Psoriasis is often not even considered in children because the average age of onset is 28 years.
Roughly 210 million people suffer from psoriasis worldwide (i.e., 3% of the world’s population); approximately 7.5 million people suffer from psoriasis in the United States.
According to the National Psoriasis Foundation, between 150,000 and 260,000 new cases are identified each year in the United States.
10% to 20% of people with psoriasis also experience the swollen hands and feet of psoriatic arthritis.
People with severe psoriasis have a 50% increased risk of mortality. Patients with severe psoriasis die 3.5-4.4 years younger than patients without psoriasis.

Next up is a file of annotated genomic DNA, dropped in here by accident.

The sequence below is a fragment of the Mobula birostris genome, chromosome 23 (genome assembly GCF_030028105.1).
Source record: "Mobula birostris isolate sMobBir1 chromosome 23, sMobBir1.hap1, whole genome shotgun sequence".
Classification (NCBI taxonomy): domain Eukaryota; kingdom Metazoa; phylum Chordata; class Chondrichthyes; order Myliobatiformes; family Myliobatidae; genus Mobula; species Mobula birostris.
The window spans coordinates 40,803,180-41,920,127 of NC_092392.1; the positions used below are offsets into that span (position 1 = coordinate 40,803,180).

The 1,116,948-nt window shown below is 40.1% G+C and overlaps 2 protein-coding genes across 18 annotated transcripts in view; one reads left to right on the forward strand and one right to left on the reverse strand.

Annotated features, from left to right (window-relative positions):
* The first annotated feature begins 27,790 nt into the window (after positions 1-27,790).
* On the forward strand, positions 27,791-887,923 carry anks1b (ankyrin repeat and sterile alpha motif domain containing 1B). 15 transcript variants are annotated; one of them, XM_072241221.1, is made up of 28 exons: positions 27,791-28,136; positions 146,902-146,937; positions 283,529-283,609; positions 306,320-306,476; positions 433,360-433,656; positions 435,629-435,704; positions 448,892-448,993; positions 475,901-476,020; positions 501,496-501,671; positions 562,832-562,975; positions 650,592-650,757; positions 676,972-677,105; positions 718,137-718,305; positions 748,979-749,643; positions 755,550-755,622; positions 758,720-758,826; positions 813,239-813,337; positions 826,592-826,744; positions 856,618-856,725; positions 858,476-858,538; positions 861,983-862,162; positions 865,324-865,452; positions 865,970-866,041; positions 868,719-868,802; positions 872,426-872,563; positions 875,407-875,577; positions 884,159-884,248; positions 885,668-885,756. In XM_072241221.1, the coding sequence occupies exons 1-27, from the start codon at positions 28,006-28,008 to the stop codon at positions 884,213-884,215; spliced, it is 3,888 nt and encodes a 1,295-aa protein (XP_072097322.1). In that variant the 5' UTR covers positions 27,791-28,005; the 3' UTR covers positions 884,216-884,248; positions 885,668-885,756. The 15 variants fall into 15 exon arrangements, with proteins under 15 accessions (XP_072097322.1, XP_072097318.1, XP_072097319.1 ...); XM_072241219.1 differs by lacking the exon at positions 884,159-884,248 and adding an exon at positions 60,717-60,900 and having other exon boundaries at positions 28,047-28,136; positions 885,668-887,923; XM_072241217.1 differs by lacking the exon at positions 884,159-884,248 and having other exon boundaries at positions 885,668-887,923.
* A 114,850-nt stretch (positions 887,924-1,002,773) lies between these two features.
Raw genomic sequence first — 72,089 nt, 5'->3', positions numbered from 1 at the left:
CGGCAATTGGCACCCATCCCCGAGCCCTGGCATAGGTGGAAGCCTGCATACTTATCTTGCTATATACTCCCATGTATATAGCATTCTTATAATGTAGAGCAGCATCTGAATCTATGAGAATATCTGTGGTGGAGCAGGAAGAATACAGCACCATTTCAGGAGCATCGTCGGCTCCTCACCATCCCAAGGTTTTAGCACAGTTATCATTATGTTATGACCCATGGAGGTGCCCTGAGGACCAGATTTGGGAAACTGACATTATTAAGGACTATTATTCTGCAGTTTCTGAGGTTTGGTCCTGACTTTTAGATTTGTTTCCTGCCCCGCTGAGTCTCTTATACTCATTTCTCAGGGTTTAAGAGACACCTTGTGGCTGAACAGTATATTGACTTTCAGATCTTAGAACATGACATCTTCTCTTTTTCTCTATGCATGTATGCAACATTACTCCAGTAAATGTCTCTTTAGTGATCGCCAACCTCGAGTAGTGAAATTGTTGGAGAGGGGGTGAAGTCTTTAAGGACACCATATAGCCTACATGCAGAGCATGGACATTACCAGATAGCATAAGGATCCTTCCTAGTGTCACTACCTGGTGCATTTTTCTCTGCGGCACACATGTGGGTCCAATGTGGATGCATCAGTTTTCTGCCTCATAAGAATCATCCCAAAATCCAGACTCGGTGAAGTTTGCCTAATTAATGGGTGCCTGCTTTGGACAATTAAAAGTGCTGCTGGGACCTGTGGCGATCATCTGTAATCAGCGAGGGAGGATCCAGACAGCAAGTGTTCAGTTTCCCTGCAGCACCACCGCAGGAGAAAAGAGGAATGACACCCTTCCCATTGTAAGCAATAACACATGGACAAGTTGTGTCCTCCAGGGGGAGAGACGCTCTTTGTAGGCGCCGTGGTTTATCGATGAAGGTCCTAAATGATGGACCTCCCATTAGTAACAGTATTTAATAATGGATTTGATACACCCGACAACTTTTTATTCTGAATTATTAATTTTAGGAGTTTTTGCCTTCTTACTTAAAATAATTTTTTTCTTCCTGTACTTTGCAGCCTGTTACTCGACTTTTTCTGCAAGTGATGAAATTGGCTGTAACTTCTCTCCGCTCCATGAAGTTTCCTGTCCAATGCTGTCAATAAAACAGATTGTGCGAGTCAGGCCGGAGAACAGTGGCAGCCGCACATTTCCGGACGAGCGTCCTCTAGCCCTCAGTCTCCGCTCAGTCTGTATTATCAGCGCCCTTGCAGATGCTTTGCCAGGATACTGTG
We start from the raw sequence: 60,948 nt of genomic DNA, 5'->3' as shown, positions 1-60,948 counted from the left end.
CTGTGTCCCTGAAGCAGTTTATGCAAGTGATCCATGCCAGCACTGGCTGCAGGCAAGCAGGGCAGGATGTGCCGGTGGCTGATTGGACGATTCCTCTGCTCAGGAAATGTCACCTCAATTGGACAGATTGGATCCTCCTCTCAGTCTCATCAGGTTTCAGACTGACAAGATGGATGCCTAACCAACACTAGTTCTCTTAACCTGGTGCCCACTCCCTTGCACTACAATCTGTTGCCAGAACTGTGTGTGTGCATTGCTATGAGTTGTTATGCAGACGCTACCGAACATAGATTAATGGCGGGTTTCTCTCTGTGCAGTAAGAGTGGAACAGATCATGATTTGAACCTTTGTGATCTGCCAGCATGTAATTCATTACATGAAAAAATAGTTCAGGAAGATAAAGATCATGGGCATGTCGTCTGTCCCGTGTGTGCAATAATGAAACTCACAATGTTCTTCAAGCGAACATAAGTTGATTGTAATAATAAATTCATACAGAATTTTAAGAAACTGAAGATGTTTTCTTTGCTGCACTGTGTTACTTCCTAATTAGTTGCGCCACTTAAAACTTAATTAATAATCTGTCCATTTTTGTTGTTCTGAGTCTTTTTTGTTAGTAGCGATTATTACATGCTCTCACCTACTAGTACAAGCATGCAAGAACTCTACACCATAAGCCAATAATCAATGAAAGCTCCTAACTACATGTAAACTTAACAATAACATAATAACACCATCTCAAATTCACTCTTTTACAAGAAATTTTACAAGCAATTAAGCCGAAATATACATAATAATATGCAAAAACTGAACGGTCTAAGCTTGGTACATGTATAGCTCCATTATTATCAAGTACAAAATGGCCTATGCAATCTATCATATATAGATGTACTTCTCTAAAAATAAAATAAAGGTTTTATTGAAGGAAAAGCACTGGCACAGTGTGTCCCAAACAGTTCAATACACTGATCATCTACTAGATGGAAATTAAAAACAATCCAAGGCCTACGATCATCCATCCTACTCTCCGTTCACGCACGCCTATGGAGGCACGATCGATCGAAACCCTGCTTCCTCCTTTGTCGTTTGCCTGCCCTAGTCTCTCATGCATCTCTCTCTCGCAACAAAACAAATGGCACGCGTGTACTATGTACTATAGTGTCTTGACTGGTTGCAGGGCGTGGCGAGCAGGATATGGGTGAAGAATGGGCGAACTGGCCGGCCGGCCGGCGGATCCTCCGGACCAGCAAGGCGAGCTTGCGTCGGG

In the United States, $11.25 billion is spent on psoriasis every year.
For children whose psoriasis is triggered by throat infections, or made worse following strep or impetigo, tonsillectomy and adenoidectomy may be an option.
People who bathe in the salt water of the Dead Sea in natural sunlight have been noted to have dramatic improvement of their psoriasis.
Journal of Investigative Dermatology (2013) 133, 377–385; doi:10.1038/jid.2012.339; published online 27 September 2012
Gelfand JM, Troxel AB, Lewis JD, et al. The risk of mortality in patients with psoriasis: results from a population-based study. Arch Dermatol. 2007;143:1493—9.
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2012 May 15;188(10):5160-5. doi: 10.4049/jimmunol.1102834. Epub 2012 Apr 9.
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